For the past six months I've been obsessed with Modern Quilting. I joined the Modern Quilt Guild. I started following a whole bunch of Modern Quilters online (I'm sharing a list with links below). I took a Modern Quilt class. I'm very interested in everything Modern Quilt.
In case you don't know what a Modern Quilt is (and because I don't think I'm the person to define it), I'll share the "official" definition from the Modern Quilt Guild's website:
"Modern quilts are primarily functional and inspired by modern design. Modern quilters work in different styles and define modern quilting in different ways, but several characteristics often appear which may help identify a modern quilt. These include, but are not limited to: the use of bold colors and prints, high contrast and graphic areas of solid color, improvisational piecing, minimalism, expansive negative space, and alternate grid work. "Modern traditionalism" or the updating of classic quilt designs is also often seen in modern quilting.
Modern quilting has existed in many forms for much of the 20th century. It wasn't until the 2000's that quilts with a modern aesthetic began to appear in greater numbers and quilters began to describe themselves as modern.
A defining event occurred in 1998 when Martha Stewart Living featured Denyse Schmidt, calling her quilts a “chic, modernist aesthetic." For many quilters in the early days of the movement, this was a key inspirational moment.
The growth of the movement was facilitated by four factors: the cultural shift of quality design being recognized by the general public, affordable digital cameras, the changing fabric industry and the rise of social media.
In 2002, the Quilts of Gee’s Bend exhibit at the Museum of Fine Arts Houston and the publication of Yoshiko Jinzenji’s book Quilt Artistry, further provided inspiration to a small but devoted group of modernist minded quilters.
Two influential books were published in 2005, Denyse Schmidt Quilts and the Modern Quilt Workshop by Weeks Ringle and Bill Kerr. The first online quilt alongs were established on blogs around these two books and awareness continued to increase in the online world.
The Flickr group Fresh Modern Quilts, established in 2008, provided the first online centralized social media venue for quilters in the movement. With that flickr group and many active blogs, the online world of modern quilting took off like wildfire.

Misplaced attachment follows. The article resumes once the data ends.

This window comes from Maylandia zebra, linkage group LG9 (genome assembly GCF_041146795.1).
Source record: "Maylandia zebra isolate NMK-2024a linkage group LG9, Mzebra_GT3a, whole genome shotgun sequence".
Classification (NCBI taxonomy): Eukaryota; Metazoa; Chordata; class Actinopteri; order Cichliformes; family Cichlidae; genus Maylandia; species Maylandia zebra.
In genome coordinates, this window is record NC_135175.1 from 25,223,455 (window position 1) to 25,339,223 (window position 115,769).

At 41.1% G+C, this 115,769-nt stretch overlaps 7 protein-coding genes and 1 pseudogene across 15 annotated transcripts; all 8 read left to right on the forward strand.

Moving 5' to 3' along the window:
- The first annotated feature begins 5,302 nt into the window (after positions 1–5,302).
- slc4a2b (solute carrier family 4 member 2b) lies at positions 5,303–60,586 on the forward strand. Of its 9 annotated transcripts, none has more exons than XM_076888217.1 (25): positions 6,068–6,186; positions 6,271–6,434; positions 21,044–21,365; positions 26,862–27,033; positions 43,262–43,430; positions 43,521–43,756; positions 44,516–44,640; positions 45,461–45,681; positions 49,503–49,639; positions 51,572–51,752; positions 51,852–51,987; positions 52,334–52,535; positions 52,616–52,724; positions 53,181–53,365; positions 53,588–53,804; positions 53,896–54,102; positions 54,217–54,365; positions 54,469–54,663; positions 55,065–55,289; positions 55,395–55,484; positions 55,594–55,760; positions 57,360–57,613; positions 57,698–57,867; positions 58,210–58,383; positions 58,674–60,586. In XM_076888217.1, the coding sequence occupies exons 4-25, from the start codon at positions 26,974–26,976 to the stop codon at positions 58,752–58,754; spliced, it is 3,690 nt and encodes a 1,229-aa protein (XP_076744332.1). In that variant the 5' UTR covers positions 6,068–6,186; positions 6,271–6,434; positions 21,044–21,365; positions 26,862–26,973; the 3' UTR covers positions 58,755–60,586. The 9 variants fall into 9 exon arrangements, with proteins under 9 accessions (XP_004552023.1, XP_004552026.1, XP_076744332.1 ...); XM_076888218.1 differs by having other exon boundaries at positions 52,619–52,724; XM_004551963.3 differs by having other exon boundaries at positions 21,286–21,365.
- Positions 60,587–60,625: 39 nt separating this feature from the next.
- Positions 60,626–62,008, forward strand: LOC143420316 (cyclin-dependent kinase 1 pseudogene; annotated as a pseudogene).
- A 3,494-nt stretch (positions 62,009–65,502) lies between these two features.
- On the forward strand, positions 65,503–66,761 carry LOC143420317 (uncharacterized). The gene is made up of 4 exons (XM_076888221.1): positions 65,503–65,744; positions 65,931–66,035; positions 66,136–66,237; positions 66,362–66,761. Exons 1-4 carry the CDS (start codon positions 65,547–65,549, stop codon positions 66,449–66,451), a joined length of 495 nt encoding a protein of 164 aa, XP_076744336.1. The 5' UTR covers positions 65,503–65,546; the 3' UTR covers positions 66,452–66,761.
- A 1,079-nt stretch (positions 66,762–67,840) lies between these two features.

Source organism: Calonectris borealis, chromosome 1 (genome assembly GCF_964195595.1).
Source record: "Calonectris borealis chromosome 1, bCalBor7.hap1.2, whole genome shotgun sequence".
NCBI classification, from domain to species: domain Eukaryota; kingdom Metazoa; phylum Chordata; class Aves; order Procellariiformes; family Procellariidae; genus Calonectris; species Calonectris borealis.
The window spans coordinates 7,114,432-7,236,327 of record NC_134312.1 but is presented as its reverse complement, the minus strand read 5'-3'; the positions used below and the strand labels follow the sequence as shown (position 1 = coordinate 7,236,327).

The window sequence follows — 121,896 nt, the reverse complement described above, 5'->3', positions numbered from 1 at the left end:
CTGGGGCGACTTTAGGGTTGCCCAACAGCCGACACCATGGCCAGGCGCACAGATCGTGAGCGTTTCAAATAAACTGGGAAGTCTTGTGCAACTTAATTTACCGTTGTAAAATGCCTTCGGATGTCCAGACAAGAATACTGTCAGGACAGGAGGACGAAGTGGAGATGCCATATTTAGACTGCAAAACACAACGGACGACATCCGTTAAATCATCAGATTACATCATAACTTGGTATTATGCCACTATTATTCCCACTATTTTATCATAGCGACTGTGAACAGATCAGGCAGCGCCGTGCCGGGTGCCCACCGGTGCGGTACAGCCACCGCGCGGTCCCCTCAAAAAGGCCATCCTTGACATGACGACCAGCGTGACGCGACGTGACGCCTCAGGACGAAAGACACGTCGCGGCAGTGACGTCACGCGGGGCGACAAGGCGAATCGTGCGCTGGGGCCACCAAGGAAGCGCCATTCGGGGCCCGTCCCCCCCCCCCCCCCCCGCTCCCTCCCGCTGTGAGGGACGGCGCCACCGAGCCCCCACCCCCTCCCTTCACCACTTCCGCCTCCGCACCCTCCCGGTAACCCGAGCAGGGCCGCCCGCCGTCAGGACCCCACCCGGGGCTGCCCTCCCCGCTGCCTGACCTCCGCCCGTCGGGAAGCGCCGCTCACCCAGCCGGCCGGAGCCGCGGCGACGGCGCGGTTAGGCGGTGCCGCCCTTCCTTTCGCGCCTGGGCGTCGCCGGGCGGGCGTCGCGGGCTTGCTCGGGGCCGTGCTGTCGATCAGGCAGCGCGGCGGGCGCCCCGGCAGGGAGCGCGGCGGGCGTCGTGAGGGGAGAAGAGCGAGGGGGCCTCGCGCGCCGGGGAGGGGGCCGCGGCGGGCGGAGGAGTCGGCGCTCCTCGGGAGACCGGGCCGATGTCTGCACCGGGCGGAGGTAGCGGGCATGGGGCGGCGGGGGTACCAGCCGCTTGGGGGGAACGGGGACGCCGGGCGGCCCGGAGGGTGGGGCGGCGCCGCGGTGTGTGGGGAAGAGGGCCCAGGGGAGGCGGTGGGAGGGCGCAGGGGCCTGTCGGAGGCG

In 2009, Alissa Haight Carlton and Latifah Saafir founded the Modern Quilt Guild giving the online community a chance to form in person connections with other modern quilters.
The Modern Quilt Guild’s role in this amazing and evolving movement is thrilling and we can’t wait to see what comes next!"
Some of the Modern Quilters I follow on instagram:
builtaquilt -- this is a curated feed, so the work isn't necessarily the owner's.
The quilt above is by 3rdstoryworkshop.
Make Modern Magazine -- this is a curated feed for Make Modern Magazine, so a wide variety of people are represented.
The photo above is from meghanrbuchanan.
The Modern Quilt Guild -- again, a curated feed by the national guild.
The quilt above is by valbetweenquilts.
As a side note, I did see the Gee's Bend Quilts exhibit when it was at the MFA Boston in 2005. It's one of the things that spurred me into creating quilts -- which I made many of for several years after that.
I can't quite remember how I was re-introduced to Modern Quilting, but I know that it has been on the top of my "to do" list for the last several months. Hopefully, I'll be able to start -- and finish -- a Modern Quilt soon. Honestly, I think the thing that's stopping me is the quilting. I loathe the idea of quilting a bed sized quilt on my home machine. Having done it before, it's a nightmare. I give so much credit to ladies who do it all the time. I dream of a long arm machine. Perhaps the solution is to make something small so that I can get it done?
Are you a Modern Quilter? Share a link to your blog/instagram/etc. in the comments section!
Thanks for stopping by!